Meet Sam – the boy who inspired surf therapy

In the late summer of 2010, I found myself standing on the warm sand of Watergate Bay beach in Cornwall chatting to a middle-aged couple with tears in my eyes. It was one of the most special moments of my life – when I realised that something as simple as a surfing lesson could perform miracles.

The two people I was speaking to were called Mr and Mrs Johnston. They were the parents of Sam, one of the children on The Wave Project’s pilot surf therapy course in Watergate Bay in Cornwall. It was a warm Wednesday evening in September, 2010, and they had turned up to watch Sam surf on his last session of our course.

When the session finished I had spotted them standing around on the beach, clearly waiting to talk to me. I went over, and Sam’s father said something that I will never forget. Something that changed my life. Speaking in a quiet, serious voice, he  said, “We wanted to come and say thank you. You’ve given us back our son.”

Sam (not his real name) had been referred to our first ever surf therapy course by the local NHS child and adolescent mental health team. Like so many young people who have attended The Wave Project since, he was experiencing anxiety and depression. But in Sam’s case, it had caused a particularly upsetting side-effect known as Selective Mutism; a condition that meant he never spoke, even though he could.

For his family, this was particularly distressing. They worried that Sam was losing his teenage years, and had no idea how to make things better for him. For myself, I knew absolutely nothing about the condition – in fact I had never heard of it before. But that didn’t matter because the surf therapy course wasn’t aiming to cure this condition – all we offered Sam was an opportunity to try surfing in the hope that he might feel a bit better.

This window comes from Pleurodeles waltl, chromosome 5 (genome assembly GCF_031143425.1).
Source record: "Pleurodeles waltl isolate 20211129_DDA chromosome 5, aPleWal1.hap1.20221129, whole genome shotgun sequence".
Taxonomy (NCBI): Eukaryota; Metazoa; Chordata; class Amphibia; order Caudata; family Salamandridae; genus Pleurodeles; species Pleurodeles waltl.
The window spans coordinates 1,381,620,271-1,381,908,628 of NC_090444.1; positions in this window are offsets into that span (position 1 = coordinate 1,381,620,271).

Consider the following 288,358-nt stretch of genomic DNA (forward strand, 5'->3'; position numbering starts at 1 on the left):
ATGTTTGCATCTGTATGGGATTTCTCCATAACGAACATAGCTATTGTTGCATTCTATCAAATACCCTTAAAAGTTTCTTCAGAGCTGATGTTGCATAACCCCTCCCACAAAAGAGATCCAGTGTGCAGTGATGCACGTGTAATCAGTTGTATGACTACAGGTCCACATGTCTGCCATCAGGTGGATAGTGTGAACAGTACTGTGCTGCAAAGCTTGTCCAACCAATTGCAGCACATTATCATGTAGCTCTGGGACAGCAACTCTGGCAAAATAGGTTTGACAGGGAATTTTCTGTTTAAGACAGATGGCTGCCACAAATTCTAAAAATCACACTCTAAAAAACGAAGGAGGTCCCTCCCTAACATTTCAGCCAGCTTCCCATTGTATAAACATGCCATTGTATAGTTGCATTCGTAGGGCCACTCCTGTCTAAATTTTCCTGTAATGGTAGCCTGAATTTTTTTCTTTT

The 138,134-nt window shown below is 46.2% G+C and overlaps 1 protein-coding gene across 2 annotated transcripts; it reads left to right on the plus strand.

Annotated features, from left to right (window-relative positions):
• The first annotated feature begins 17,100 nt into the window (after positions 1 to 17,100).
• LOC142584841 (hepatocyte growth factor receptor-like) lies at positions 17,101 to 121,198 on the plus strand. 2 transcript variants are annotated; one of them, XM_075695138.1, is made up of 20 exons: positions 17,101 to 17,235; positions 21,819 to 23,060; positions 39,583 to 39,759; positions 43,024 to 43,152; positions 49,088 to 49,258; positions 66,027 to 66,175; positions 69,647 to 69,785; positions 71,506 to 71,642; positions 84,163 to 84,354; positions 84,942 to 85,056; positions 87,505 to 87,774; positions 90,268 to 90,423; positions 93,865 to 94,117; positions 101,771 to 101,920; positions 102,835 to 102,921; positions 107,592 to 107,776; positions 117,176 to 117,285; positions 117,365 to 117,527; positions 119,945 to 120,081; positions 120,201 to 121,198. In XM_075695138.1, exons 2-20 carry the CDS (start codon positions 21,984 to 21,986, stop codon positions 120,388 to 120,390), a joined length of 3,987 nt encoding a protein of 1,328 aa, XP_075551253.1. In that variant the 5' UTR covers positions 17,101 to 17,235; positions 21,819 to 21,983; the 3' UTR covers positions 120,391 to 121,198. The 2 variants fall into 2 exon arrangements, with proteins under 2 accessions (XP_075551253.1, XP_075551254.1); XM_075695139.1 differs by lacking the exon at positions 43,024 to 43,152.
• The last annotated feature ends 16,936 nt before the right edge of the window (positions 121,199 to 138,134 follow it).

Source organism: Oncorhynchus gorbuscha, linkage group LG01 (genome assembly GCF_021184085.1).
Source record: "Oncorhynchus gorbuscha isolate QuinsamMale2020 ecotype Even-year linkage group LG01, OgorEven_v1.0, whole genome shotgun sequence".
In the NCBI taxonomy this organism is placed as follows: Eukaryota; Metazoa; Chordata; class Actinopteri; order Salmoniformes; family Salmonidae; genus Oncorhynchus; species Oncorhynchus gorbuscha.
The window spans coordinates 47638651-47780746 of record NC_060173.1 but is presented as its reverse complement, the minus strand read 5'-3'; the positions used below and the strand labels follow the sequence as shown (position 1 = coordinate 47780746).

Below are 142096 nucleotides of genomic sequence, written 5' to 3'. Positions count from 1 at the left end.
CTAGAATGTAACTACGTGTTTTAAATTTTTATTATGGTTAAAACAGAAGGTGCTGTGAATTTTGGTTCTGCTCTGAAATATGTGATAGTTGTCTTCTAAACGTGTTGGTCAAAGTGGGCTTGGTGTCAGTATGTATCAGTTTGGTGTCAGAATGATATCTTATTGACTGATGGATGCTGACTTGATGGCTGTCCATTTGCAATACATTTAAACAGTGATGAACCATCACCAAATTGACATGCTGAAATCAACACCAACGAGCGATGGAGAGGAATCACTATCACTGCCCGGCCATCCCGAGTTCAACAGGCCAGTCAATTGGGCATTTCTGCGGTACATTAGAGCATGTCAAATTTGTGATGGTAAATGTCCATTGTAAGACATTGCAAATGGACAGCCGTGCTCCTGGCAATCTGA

Six weeks later, Sam had learned to surf. Each week he had worked one to one with his ‘surf mentor’, catching waves and trying to pop up. The weather was kind to us on that pilot scheme – each week we were surfing in perfect 2-3 ft clean waves under the gaze of stunning Cornish sunsets. Over time, Sam relaxed. He laughed when he fell off his board. He gestured wildly when he caught his first wave standing up. Then, at some unknown moment that suited him, he started chatting to his mentor, as though he had never been silent.

I didn’t see it happen, and wouldn’t have realised the significance of it if I had. Neither did his mentor. But perhaps, looking back, that was what Sam needed – to not be rushed, to be allowed to do things at his own pace.

WATCH – BBC REPORT 

Surf therapy changed his life. But he also changed mine. So did his parents. If they hadn’t come to the beach that day and explained the significance of what had happened, I would never have understood that surfing, when delivered in a supportive way, really can change lives.  So thank you Sam. Thank you Mr and Mrs Johnson. You have helped to inspire the start of The Wave Project.

 

Written by Joe Taylor

Wave Project Founder & CEO